In the 1920s and 1930s Citroën developed a long line of half-tracks based on the Kégresse patent. In 1934, the company introduced its newest and more powerful P107 model as a successor to the Citroën-Kégresse P17.
But before mass production could take place, Citroën went bankrupt and its new owner, Michelin, chose to focus on the civilian markets. Unic was therefore able to acquire a license for Kégresse patent, and took over the production of the P107.
Type: Half-track prime mover/cargo transport
Used: France, Nazi Germany
Number built: 2000
Weight: 3500 kg empty, 5000 kg loaded
Length: 4.85 m
Width: 1.80 m
Height: 2.28 m
Engine: P39 liquid cooled 4-cyl., carburettor, 4-stroke OHV, 3450cc 62 hp/2800 rpm
Speed: 45 km/hTwo main variants of the P107 were accepted in French military service: a light prime mover for the 75 mm and short 105 mm artillery guns, and a platform cargo transport for engineer units.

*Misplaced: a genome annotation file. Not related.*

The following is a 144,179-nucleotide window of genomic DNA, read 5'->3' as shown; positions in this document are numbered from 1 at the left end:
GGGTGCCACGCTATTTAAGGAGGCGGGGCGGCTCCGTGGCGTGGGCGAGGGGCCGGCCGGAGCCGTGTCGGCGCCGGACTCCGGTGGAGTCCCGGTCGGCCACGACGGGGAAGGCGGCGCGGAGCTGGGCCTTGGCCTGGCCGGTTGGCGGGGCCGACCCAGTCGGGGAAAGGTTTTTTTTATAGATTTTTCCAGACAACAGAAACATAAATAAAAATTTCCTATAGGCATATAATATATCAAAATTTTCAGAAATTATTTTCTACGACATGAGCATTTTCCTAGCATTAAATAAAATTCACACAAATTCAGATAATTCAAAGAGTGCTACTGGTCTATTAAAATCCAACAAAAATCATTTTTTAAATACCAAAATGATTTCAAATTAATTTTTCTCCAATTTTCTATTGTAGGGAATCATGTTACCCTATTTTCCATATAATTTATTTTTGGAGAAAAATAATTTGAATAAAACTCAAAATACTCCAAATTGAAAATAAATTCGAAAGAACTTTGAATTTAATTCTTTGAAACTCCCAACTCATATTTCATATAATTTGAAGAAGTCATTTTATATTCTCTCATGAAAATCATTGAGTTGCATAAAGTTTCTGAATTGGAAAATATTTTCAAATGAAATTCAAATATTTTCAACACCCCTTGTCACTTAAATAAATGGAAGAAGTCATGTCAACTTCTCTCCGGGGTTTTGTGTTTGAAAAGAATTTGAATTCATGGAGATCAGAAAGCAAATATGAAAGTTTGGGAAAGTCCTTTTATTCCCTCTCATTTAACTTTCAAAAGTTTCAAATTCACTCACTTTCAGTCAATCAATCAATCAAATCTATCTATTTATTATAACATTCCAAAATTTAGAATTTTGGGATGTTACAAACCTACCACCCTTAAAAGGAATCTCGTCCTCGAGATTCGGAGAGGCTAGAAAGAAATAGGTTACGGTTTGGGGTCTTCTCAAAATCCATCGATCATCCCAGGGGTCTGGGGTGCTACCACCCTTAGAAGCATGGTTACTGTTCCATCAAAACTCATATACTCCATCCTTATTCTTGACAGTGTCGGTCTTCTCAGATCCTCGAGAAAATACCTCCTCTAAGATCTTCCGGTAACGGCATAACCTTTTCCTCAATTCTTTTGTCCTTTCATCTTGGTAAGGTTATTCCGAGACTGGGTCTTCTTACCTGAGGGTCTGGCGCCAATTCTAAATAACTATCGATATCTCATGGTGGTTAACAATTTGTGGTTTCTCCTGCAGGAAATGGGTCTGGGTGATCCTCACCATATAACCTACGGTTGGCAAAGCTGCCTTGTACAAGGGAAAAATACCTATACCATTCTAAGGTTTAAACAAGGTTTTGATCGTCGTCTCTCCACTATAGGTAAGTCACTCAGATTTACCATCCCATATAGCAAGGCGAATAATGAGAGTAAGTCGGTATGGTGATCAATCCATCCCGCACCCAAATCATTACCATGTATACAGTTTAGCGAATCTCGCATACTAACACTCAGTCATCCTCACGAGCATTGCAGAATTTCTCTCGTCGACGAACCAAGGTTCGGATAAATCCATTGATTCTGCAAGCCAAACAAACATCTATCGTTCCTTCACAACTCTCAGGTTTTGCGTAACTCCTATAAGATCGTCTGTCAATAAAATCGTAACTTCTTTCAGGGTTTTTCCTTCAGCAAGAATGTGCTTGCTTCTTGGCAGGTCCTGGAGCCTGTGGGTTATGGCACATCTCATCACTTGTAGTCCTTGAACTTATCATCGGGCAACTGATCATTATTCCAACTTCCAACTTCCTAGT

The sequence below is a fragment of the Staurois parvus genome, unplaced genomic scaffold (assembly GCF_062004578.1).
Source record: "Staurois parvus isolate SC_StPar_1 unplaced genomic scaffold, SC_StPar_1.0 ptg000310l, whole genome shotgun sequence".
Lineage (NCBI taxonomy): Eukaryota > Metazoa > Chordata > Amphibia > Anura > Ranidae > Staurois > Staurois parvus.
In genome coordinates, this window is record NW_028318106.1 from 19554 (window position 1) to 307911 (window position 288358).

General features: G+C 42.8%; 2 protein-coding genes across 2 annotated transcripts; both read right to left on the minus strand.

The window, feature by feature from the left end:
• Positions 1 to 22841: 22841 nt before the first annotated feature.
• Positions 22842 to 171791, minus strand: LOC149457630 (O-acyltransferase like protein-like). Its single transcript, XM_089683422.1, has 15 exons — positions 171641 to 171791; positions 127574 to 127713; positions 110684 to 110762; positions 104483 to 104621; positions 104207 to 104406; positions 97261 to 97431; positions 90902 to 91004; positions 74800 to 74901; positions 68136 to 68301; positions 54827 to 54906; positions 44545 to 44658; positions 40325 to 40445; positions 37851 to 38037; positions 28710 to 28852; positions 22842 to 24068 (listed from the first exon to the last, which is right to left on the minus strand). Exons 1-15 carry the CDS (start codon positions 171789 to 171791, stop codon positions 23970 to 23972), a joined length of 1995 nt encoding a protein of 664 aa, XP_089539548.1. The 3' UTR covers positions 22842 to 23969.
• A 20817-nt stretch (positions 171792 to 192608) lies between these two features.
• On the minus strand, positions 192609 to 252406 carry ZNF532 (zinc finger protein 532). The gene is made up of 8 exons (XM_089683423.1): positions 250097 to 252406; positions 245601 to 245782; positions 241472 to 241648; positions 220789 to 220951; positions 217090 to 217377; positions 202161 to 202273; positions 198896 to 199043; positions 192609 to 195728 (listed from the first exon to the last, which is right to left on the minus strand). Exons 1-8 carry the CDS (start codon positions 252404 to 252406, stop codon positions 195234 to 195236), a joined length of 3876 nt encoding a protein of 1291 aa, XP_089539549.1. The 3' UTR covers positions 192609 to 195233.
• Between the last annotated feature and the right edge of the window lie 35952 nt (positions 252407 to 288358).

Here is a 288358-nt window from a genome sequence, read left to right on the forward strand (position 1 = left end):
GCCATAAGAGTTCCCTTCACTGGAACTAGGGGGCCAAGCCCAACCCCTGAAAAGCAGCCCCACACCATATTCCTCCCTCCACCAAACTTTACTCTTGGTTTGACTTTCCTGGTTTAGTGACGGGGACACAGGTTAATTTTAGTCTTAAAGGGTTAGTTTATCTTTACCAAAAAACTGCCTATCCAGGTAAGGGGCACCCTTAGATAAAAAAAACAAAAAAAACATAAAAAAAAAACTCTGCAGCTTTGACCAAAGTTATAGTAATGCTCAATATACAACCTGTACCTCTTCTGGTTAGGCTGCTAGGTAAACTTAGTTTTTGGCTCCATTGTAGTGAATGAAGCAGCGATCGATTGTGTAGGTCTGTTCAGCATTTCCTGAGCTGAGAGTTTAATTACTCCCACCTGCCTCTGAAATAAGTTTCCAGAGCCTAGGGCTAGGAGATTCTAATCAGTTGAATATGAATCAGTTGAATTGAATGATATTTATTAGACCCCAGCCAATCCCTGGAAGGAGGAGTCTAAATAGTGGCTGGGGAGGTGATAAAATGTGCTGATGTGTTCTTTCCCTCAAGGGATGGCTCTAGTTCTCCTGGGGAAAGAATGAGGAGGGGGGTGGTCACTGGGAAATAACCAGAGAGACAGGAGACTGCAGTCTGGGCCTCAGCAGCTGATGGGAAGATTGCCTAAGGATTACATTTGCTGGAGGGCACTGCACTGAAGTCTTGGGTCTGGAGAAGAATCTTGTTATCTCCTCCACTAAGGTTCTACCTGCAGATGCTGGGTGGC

More than 2000 examples were in service in 1940.
During World War II, the Germans used these captured half-tracks extensively under the name Leichter Zugkraftwagen 37.
With German half-tracks in short supply, Major Alfred Becker of the 21. Panzerdivision (which in 1944 was stationed near Caen in Normandy) suggested converting captured French vehicles.
He ordered the conversion of several hundred Unic half-tracks into U304(f) light armoured personnel carriers.